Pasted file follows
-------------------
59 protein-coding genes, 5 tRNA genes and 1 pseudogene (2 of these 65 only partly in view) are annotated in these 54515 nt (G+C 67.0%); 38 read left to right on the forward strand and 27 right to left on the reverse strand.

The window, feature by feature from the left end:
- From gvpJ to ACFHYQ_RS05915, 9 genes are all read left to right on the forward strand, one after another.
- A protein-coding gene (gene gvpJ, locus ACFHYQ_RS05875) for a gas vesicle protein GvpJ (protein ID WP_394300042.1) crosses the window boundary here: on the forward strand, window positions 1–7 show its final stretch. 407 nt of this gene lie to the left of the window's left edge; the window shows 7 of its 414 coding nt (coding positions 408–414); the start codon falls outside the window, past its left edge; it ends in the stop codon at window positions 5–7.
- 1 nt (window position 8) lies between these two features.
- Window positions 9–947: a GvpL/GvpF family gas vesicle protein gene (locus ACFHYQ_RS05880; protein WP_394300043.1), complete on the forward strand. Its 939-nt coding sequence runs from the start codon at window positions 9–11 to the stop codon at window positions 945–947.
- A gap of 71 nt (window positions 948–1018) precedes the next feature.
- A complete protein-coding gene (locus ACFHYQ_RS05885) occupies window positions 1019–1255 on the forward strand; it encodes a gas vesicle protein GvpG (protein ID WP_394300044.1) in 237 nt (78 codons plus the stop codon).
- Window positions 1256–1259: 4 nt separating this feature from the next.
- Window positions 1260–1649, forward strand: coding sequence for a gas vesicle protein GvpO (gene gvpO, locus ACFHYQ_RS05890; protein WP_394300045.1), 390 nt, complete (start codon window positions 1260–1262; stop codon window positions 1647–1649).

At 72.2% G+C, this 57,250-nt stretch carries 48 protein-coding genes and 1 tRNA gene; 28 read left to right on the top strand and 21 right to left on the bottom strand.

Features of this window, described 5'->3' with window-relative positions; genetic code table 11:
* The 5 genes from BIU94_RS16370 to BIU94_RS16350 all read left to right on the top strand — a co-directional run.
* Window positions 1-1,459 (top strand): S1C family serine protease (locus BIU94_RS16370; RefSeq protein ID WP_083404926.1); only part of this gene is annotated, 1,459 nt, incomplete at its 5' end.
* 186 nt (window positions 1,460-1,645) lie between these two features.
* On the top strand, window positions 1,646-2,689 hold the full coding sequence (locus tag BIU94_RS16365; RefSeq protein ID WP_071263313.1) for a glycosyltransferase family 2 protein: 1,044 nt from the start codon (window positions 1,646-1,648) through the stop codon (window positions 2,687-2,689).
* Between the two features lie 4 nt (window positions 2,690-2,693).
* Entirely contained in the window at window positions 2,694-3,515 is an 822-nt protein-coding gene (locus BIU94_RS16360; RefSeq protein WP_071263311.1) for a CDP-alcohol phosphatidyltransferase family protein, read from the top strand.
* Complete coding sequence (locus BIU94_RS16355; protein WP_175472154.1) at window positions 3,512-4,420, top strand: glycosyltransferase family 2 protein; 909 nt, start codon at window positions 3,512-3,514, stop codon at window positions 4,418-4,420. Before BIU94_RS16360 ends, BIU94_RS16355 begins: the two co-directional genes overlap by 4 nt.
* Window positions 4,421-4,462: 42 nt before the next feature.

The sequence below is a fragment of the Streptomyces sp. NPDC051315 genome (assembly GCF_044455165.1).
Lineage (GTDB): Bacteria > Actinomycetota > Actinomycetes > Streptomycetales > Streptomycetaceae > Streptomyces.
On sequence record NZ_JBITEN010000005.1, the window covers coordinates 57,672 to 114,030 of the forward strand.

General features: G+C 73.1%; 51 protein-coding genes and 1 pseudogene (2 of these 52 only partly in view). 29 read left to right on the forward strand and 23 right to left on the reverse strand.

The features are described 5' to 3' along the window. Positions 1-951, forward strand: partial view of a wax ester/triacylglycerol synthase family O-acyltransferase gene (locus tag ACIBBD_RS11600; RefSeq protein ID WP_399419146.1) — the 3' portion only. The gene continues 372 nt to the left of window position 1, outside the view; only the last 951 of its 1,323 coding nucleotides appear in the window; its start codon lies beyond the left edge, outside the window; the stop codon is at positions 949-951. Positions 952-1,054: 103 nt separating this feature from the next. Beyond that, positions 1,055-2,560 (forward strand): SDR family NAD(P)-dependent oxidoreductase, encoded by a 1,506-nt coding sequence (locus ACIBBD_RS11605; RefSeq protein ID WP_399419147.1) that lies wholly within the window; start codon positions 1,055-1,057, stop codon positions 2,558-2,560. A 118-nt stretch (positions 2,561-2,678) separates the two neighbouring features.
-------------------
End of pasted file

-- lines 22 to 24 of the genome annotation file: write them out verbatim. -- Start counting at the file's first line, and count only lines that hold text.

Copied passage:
Lineage (GTDB): Bacteria > Actinomycetota > Actinomycetes > Streptomycetales > Streptomycetaceae > Streptomyces.
On sequence record NZ_JBITEN010000005.1, the window covers coordinates 57,672 to 114,030 of the forward strand.

General features: G+C 73.1%; 51 protein-coding genes and 1 pseudogene (2 of these 52 only partly in view). 29 read left to right on the forward strand and 23 right to left on the reverse strand.